Season 1 Episode Guide:

Episode # Title
1 Darkest Days (launched at AIDS 2018 and available for free download

on iTunes and Google Play)

2 HIV: Science, Treatment and the Future (launched at AIDS 2018 and

available for free download on iTunes and Google Play)

3 Fast-Track Cities: The Urban Response (launched at AIDS 2018 and

available for free download on iTunes and Google Play)

4 North American Cities – Part 1 (San Francisco and New York City)
5 North American Cities – Part 2 (Atlanta, Baton Rouge, Birmingham)
6 Caribbean Cities (Kingston and Port-au-Prince)
7 Latin American Cities (Buenos Aires, Mexico City, São Paulo)
8 European Cities – Part 1 (Berlin, Kyiv, Paris)
9 European Cities – Part 2 (Amsterdam, London, Madrid)
10 Asia-Pacific Cities (Bangkok and Melbourne)
11 African Cities – Part 1 (Abidjan, Nairobi, Maputo)
12 African Cities – Part 2 (Durban, Kampala, Kigali)

 IAPAC has curated significant content for the Fast-Track Cities podcast and plans to add on a second season to share many more powerful urban AIDS response stories across every region the world, several of which are untold. Additionally, IAPAC is looking for other stories and perspectives, as well as feedback on podcast episodes, which can be shared by emailing iapac@iapac.org. For more information about sponsorship opportunities, please visit the Fast-Track Cities Podcast webpage.

About the Fast-Track Cities Initiative

Fast-Track Cities is an approach for cities to accelerate their local AIDS responses, supported by four core partners – IAPAC, UNAIDS, UN-Habitat, and the City of Paris – in collaboration with local, national, regional and international implementing and technical partners.

Combining the efforts of city governments, Mayors, affected communities, local health departments, and clinical/service providers, the initiative aims to build upon, strengthen and leverage existing HIV programs and resources to accelerate locally coordinated, city- wide responses to end AIDS as a public health threat by 2030. Visit www.fast-trackcities.org for more information.

About IAPAC

The International Association of Providers of AIDS Care (IAPAC) represents more than 30,000 clinicians and allied health care professionals in over 150 countries. Its mission is to improve the quality of and increase access to HIV prevention, care, treatment, and support services for men, women, and children affected by and living with HIV and comorbid conditions (e.g., tuberculosis, viral hepatitis). For more information about IAPAC and its 32- year history of marshaling the health professions to end the HIV epidemic, please visit www.iapac.org.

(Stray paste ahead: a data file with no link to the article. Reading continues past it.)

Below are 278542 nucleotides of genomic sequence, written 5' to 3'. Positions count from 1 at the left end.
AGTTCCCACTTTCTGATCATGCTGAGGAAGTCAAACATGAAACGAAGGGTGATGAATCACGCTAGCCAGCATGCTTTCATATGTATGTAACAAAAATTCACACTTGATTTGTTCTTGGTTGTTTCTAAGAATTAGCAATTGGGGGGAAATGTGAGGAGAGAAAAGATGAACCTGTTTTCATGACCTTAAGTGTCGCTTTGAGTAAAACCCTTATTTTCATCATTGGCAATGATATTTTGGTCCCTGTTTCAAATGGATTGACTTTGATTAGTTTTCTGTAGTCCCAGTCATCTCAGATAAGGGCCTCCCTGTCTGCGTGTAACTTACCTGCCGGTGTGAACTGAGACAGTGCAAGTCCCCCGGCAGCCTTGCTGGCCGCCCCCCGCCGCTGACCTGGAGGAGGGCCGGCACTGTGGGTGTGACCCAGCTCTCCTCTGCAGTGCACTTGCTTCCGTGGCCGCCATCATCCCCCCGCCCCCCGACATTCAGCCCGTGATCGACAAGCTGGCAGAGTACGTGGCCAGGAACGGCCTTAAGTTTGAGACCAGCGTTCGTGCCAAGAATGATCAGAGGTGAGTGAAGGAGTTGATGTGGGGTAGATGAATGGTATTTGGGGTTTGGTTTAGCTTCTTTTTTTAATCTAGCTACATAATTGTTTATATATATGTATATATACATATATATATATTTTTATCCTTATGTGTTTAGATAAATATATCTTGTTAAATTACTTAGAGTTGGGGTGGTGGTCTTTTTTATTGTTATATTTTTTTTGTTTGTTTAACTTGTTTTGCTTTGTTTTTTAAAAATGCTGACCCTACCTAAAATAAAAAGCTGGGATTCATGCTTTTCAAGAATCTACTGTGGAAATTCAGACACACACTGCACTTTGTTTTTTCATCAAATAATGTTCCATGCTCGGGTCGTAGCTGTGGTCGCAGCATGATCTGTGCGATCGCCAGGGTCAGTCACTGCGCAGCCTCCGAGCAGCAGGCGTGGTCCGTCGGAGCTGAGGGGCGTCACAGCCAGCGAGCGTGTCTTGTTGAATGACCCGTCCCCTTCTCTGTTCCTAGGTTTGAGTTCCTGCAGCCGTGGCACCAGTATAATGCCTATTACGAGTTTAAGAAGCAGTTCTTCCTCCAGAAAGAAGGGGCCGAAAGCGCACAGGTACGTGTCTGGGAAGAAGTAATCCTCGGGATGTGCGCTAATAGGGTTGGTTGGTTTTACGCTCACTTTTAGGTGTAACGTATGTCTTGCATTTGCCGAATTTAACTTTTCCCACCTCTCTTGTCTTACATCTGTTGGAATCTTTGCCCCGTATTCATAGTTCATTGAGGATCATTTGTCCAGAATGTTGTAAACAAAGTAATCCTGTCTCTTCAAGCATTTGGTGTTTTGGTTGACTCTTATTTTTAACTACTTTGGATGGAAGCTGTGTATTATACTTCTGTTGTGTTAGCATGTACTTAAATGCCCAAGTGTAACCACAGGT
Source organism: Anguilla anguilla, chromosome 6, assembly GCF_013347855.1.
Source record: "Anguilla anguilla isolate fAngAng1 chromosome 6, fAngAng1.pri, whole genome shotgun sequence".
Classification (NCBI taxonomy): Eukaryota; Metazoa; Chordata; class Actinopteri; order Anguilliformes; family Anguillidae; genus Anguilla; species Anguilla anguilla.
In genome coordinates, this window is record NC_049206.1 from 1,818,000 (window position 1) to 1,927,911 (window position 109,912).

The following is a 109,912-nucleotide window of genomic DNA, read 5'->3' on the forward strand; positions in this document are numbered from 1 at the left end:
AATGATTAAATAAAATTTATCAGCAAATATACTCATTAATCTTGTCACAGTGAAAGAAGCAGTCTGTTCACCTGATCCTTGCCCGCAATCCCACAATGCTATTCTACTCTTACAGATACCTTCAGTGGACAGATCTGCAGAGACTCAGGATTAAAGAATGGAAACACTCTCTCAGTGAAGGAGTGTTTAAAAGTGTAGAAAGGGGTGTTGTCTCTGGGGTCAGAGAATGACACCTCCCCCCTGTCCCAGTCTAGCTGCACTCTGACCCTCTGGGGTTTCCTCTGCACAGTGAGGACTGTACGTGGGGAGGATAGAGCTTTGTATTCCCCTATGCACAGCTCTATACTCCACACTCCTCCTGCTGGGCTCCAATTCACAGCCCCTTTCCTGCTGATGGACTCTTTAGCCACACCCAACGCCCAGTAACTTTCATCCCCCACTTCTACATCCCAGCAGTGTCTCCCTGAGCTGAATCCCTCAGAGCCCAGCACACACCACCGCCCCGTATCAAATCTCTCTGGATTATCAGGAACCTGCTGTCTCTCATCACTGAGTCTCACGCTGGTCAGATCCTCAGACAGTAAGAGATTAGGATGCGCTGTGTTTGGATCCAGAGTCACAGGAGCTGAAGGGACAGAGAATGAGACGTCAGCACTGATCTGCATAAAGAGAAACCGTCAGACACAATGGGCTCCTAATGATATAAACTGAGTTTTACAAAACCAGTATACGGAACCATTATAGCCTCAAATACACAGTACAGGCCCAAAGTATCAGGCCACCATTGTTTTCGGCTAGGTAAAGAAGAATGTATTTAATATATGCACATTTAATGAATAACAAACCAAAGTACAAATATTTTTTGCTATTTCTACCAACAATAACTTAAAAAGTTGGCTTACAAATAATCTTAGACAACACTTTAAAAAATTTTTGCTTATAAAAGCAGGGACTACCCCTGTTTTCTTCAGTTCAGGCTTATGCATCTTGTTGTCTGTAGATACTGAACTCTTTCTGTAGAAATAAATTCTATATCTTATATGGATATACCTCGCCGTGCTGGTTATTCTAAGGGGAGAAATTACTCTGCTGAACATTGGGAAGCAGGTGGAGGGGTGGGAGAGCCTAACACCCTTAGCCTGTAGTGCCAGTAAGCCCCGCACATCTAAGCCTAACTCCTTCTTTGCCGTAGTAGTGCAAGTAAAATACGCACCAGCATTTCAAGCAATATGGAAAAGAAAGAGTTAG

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For more information:

Lindsay G. Deefholts
Global Communications and Advocacy Consultant
ldeefholts@gmail.com
+ 1 416 301 7966

HIV: Stigma, Misconceptions and Complacency Remain Critical Barriers to Stopping the Virus

 

CONTACT: Stephen Head, Media (EU)
+44 (0) 7768 705945

 

- New Survey of >24,000 People in Europe Reveals HIV Stigma Still Widespread -

July 23, 2018 – Results from a new, large-scale, Europe-wide survey of over 24,000 people in 12 countries[1] demonstrate that, despite significant progress over almost four decades, HIV-related stigma persists as a major challenge for people living with HIV (PLHIV). While experts in the field, PLHIV and allies recognize that stigma and discrimination are unfounded, the Is HIV Sorted? survey has revealed there is still much work that needs to be done among the general public. Negative societal attitudes towards PLHIV pose a barrier to achieving the Joint United Nations Programme on HIV AIDS (UNAIDS) 90-90-90 treatment targets by 2020, as stigma discourages testing and can impede PLHIV’s access to and engagement and retention in HIV care.[i]

HIV transmission remains a significant concern across the European continent. According to the World Health Organization (WHO), in 2016 more than 160,000 people were diagnosed with HIV in the European region. This is the highest number of people ever newly diagnosed in one year, with the greatest number of new diagnoses in the Eastern European region.[ii]

Initial results from the Is HIV Sorted? survey, jointly conducted by the International Association of Providers of AIDS Care (IAPAC), the core technical partner of the Fast-Track Cities initiative, and Gilead Sciences, were released today at the 22nd International AIDS Conference, Amsterdam. Although results from the survey were broadly consistent across Europe, there were some notable differences between Eastern[2] and Western[3] regions:[iii]

  • Across Europe a significant proportion of respondents (68%) would not feel comfortable dating someone who is living with HIV (66% in Western Europe and 74% in Eastern Europe)
  • In Eastern Europe, over half (52%) of respondents have negative attitudes about working with PLHIV; around a quarter (24%) in Western Europe also have the same negative attitude